Archipelago of Souls
When Evelyn Waugh’s unit steamed into Crete’s Souda Bay in May of 1941, they found a rough approximation of hell. The English writer saw a harbour choked with the masts and funnels of sunken vessels, some of them still smoking. The quay, all but destroyed by aerial bombardment, was scattered with burntout vehicles and abandoned supplies, along with tattered knots of wounded men. Waugh wrote of a man wearing only shorts and a greatcoat bursting into the captain’s cabin, clearly in distress. “We took this to be an exceptionally cowardly fellow,” he recalled, “but in a few hours realised that he was typical of British forces on the island.”
Readers of Evelyn Waugh’s Sword of Honour trilogy will know that the disastrous evacuation of Crete is the pivot on which his fictional account of World War II turns. At some point during the bombing attacks of the German Stukas the author located some snapping of nerve: not just military – he rightly saw events as a failure of will, not necessity – but morally, spiritually, too. In that episode Waugh’s beloved Empire turned its face to the wall – a decision he would spend his remaining years crustily bemoaning, a conservative version of postcolonial critique.
Australian writer Gregory Day’s fourth novel also deals with the evacuation of Crete, though this time from the perspective of Australian troops who fought and died alongside the British. And just as the hero of Waugh’s trilogy retreats from the world he despairs of after the conflict’s end, so too does Wesley Cress consciously withdraw. But this is where the two authors part company. Waugh’s creation Guy Crouchback, aristocratic scion of an old Catholic recusant family, heads for a castle in Italy; Day’s invention, Wes Cress, a farmer’s son from Colac in Victoria, heads for King Island in Bass Strait: an island off an island.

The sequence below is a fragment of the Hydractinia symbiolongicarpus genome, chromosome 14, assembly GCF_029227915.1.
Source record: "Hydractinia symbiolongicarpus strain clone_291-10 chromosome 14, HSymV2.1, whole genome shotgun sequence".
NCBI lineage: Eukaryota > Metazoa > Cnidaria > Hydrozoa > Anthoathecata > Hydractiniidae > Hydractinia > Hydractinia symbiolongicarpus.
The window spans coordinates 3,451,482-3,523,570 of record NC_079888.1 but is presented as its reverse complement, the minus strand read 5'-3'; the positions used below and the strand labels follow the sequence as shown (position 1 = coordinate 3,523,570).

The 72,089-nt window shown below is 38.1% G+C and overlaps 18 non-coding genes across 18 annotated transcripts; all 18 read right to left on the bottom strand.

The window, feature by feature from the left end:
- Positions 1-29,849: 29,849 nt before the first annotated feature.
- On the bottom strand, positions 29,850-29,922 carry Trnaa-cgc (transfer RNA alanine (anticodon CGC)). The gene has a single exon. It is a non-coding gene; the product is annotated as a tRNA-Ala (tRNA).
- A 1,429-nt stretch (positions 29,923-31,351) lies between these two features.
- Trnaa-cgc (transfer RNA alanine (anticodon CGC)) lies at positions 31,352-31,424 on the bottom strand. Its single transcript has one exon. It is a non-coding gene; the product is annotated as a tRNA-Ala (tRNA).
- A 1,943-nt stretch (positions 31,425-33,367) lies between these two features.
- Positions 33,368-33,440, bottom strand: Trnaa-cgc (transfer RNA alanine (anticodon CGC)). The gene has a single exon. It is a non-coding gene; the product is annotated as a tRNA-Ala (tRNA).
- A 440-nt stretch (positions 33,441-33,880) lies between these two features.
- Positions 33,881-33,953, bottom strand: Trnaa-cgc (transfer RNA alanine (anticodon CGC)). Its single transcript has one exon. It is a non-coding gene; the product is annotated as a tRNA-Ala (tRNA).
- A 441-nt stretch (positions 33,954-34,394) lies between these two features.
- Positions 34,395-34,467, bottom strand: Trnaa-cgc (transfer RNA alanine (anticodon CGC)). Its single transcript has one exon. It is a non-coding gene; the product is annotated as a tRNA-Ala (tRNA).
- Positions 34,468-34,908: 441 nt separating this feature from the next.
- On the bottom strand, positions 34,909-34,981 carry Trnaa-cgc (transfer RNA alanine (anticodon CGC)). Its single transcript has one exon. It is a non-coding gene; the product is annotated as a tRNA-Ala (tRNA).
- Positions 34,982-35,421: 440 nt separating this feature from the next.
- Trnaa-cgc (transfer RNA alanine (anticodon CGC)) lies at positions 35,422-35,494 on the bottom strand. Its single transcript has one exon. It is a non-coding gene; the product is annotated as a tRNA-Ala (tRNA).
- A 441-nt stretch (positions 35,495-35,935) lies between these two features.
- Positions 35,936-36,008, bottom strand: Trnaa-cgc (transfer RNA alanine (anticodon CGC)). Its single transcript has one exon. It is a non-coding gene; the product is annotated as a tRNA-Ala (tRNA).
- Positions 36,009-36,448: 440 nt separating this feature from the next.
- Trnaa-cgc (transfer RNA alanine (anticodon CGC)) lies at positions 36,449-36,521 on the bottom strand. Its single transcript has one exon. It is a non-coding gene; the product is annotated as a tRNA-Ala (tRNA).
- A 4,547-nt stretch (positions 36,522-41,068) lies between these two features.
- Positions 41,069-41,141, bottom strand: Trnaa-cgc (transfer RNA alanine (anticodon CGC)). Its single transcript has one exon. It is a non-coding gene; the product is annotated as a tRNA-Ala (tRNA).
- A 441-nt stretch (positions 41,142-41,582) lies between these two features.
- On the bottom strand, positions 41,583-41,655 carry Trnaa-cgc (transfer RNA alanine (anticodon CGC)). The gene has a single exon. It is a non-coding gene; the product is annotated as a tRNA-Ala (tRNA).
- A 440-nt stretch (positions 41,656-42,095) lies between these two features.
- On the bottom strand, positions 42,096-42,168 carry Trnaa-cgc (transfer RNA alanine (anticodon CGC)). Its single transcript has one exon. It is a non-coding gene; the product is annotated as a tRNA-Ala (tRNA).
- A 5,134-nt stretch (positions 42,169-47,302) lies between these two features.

At first, Day keeps short arms thrust in deep narrative pockets. We know little about Wes except that he has come to King Island having refused the mainland soldier settler grant to which he is entitled. There is damage in him, that much is clear. But as he sets about finding a small patch of land to live on and comes to know the locals – a small community welded together by gossip and goodwill, antipathy and resilience – two things become obvious: he disdains the earnest desire of the local postmaster, Lascelles, to celebrate and memorialise the war’s returned; and he is drawn to Leonie, the attractive, intelligent yet half-feral daughter of a local farmer.
The novel proceeds in a Janus-faced manner. In the postwar present of the late 1940s we follow Wes as he chops wood and reads the Stoic philosopher Epictetus at his new smallholding, “Wait-a-While”. To some extent he is undertaking a form of nature cure – the physical environment and daily life of King Island is registered in photorealist detail, with passionate attentiveness to people and place – yet Wes can’t help returning to a terrible past. He comes to understand that only his growing need for Leonie will rescue him.